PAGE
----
pSivida Corp. (NASDAQ:PSDV)(ASX:PVA), a leader in developing sustained release, drug delivery products for treatment of back-of-the-eye diseases, today announced that its President and CEO, Dr. Paul Ashton, will discuss “Cross Fertilization: Sustained Delivery and Nanotechnology in Ophthalmology” at an upcoming Formulation and Drug Delivery Committee Meeting of the Massachusetts Biotechnology Council on Wednesday, October 17.
Dr. Ashton’s presentation will focus on delivery of peptides and proteins, primarily in ophthalmology. Currently the eye space is dominated by two anti-VEGF proteins, Roche/Genentech’s Lucentis® and Regeneron’s Eyelea.® Both of these drugs must be repeatedly injected directly into the eye, typically every one to two months. “The development of a sustained release protein delivery system would offer a significant advantage in ophthalmology,” said Dr. Paul Ashton, president and chief executive officer of pSivida. “pSivida is presently developing such a delivery system, called Tethadur™, which is based on the company’s BioSilicon technology platform. This delivery system could also have a significant clinical impact outside of ophthalmology for diseases requiring systemic administration, particularly in the BioSimilars era.”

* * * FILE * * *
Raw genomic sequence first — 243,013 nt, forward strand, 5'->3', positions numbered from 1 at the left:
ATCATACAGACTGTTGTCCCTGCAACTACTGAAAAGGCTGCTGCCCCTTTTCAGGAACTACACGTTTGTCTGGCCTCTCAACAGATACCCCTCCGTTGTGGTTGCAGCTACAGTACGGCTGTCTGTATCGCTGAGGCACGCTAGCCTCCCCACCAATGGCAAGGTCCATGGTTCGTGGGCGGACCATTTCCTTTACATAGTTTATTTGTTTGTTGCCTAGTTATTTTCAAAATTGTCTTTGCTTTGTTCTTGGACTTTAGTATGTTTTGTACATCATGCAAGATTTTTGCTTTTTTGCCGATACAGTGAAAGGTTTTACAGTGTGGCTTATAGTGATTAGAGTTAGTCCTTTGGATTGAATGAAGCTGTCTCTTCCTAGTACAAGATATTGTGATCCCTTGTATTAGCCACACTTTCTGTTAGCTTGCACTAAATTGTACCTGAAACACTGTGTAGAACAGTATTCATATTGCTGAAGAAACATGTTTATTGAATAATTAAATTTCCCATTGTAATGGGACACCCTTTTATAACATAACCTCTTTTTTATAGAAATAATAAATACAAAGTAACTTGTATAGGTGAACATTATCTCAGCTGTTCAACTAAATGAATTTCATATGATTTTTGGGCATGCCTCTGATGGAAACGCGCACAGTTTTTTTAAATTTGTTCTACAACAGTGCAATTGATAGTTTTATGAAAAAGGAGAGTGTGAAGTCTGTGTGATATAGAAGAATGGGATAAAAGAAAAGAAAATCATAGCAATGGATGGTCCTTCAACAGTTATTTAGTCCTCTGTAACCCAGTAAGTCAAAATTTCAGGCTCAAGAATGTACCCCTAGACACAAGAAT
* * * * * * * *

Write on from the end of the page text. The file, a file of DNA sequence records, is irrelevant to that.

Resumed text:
Tethadur is designed to provide sustained delivery of biologic molecules, including proteins, antibodies and peptides. It is composed of nanostructured porous material, in which the sizes of the pores are manufactured to accommodate specific protein, peptide or antibody molecules. “Very simply put, Tethadur can be viewed as a high tech egg box where each protein molecule is contained in its own spot until it is released,” said Dr. Ashton. “We are able to control the release rate of a drug by controlling the pore size of the Tethadur delivery material.”
pSivida recently announced a technology evaluation agreement with a leading global biopharmaceutical company to evaluate Tethadur in the field of ophthalmology. “Although we are at the very early stages with Tethadur, the potential improvement in patient care and clinical outcomes could be highly significant,” Dr. Ashton stated. “We have already been successful in this field, working with partners we have developed three of the four sustained release devices for ophthalmic drugs approved in either the US or the EU.”